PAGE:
Russian '4' among Rotterdam winners

ROTTERDAM — Filmmakers from Russia, Spain and Italy took the highest honors in the main Tiger Awards competition at the 34th Rotterdam Film Fest’s gala awards ceremony Friday.

Russian lenser Ilya Khrzhanovsky’s “4,” Spanish helmer Mercedes Alvarez’s “The Sky Turns,” and Italian director Daniele Gaglianone’s “Changing Destiny” padded away with e10,000 each ($13,000) and the promise from Dutch broadcaster and sponsor VPRO of airing on Dutch TV.

Jury report said Khrzhanovsky, in “4”– easily the most controversial pic at the fest — showed “real courage” in his portrayal of “the total disintegration of a society that devours itself.”

Jury gave Daniele Gaglianone kudos for the handling, in “Changing Destiny,” of “the relationships between the young rebellious boys and their highly disturbed families.” Mercedes Alvarez was cited for her “timing and sensitivity to the light and quality of landscape” in “The Sky Turns.”

Tickets to “4” were sold out well before screenings, but reception was mixed. Khrzhanovsky, when he appeared at the Rotterdam Film Parliament, also drew criticism from another Russian helmer, Pavel Ruminov, who clearly did not agree with the film’s viewpoint.

Holland’s Joost van Veen and David Lammers, and Germany’s Thomas Koner, took the first edition of the TV5 Tiger Cub Awards and $4,000 each for their short pics “Interlude,” “Veere” and “Nuuk,” respectively.

The 34th edition of the fest (Jan. 26-Feb. 6), was marked by its first real censorship, when slain Dutch filmmaker Theo van Gogh’s company Column Prods. withdrew the short film “Submission, Part I” on the advice of the Dutch secret service for security reasons. Fest organizers and even the mayor of Rotterdam had pleaded with Column to keep the film in.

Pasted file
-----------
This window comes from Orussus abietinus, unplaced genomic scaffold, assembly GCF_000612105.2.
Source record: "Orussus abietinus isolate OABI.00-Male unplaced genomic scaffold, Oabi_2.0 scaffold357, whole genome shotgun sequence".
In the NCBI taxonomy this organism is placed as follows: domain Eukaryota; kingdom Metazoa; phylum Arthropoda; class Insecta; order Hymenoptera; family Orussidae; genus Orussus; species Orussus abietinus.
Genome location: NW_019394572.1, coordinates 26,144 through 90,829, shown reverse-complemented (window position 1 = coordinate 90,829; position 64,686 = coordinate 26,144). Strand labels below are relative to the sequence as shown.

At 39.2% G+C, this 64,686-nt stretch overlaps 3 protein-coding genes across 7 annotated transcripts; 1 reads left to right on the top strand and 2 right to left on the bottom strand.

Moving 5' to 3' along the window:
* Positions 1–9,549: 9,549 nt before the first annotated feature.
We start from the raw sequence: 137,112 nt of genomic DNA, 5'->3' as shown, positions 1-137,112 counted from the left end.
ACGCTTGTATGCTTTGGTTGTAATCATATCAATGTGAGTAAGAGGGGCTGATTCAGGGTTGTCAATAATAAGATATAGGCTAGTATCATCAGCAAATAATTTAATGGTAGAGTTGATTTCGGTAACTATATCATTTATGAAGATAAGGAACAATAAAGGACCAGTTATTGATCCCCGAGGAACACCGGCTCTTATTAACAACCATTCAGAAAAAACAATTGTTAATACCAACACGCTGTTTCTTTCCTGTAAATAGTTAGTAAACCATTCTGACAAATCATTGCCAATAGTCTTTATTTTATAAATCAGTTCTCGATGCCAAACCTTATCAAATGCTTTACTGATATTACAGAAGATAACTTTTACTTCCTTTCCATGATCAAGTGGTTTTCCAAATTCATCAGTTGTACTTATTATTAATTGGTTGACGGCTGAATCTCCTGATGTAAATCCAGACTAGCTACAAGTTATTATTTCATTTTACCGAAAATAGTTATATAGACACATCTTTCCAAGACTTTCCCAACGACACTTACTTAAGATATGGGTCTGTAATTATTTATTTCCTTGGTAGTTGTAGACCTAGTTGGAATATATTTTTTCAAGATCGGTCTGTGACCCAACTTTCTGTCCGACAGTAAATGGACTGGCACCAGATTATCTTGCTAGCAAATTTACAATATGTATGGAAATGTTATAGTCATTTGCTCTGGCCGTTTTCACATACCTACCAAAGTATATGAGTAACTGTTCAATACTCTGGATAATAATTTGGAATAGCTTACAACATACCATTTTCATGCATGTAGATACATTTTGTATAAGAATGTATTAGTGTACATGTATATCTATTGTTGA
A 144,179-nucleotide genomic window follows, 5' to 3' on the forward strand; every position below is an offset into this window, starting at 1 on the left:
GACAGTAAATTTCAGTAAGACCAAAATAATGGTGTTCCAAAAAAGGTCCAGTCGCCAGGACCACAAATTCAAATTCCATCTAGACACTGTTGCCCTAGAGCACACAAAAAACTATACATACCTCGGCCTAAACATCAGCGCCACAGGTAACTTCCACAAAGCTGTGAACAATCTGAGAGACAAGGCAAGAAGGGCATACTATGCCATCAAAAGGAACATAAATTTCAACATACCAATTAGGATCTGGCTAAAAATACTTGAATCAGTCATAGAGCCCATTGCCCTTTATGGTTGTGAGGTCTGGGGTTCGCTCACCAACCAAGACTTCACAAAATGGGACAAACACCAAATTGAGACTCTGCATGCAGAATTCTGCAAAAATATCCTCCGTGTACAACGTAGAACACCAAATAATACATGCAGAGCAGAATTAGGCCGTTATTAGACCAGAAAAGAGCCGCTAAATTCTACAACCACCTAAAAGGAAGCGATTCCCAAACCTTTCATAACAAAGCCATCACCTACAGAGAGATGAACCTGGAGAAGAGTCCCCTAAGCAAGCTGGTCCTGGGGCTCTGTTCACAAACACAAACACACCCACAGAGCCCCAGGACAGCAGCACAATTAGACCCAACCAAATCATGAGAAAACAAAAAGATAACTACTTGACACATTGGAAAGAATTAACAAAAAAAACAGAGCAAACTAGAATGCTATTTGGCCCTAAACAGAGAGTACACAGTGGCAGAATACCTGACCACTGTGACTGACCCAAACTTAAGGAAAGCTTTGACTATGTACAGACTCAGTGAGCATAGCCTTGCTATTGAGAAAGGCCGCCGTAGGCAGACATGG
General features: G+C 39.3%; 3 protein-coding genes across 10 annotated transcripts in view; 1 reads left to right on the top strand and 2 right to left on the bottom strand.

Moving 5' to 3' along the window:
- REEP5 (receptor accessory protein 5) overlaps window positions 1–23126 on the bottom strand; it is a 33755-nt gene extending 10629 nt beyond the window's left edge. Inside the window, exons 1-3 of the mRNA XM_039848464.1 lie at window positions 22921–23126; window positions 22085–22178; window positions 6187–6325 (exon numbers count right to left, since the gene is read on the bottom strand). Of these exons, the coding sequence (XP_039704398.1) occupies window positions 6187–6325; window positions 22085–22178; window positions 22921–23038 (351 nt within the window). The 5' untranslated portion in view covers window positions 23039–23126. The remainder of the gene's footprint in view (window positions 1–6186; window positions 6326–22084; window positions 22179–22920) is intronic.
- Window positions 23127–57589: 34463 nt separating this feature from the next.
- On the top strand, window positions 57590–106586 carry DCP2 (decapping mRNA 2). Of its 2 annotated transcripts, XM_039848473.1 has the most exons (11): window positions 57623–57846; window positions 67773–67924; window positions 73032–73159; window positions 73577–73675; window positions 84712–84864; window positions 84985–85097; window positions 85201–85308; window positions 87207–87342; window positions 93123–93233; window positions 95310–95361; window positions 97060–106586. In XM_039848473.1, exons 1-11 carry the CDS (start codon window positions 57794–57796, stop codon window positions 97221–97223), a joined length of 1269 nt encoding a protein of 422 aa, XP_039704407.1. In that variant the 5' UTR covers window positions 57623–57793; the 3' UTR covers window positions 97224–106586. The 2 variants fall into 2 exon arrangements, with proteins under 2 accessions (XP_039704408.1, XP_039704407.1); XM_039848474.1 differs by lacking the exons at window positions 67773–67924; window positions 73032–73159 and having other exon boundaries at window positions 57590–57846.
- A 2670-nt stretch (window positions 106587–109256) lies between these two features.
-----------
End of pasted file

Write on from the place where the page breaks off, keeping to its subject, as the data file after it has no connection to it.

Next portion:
The controversial short, which is critical of alleged tolerance of abuse of women in Islamic society, has been linked to van Gogh’s Nov. 2. murder.

Khrzhanovsky’s film “4” was also initially censored in Russia, but is now being allowed, although critics wonder if the Russian public will ever see the film.

While the film lineup for the competish was seen as generally unexciting, business appeared to be energetic, both inside and outside CineMart.

Fortissimo Film Sales co-managing director of the Amsterdam office Nelleke Driessen said Fortissimo already had two projects from the co-production/co-financing sidebar CineMart attached, but picked up another during the fest.

“This has been a very busy market for us,” she noted, adding pitching was brisk, both inside and outside CineMart. “We talked to a number of producers and I’m sure we will see some of their projects attached in the future,” she added.

(Jay Weissberg in Italy contributed to this report.)

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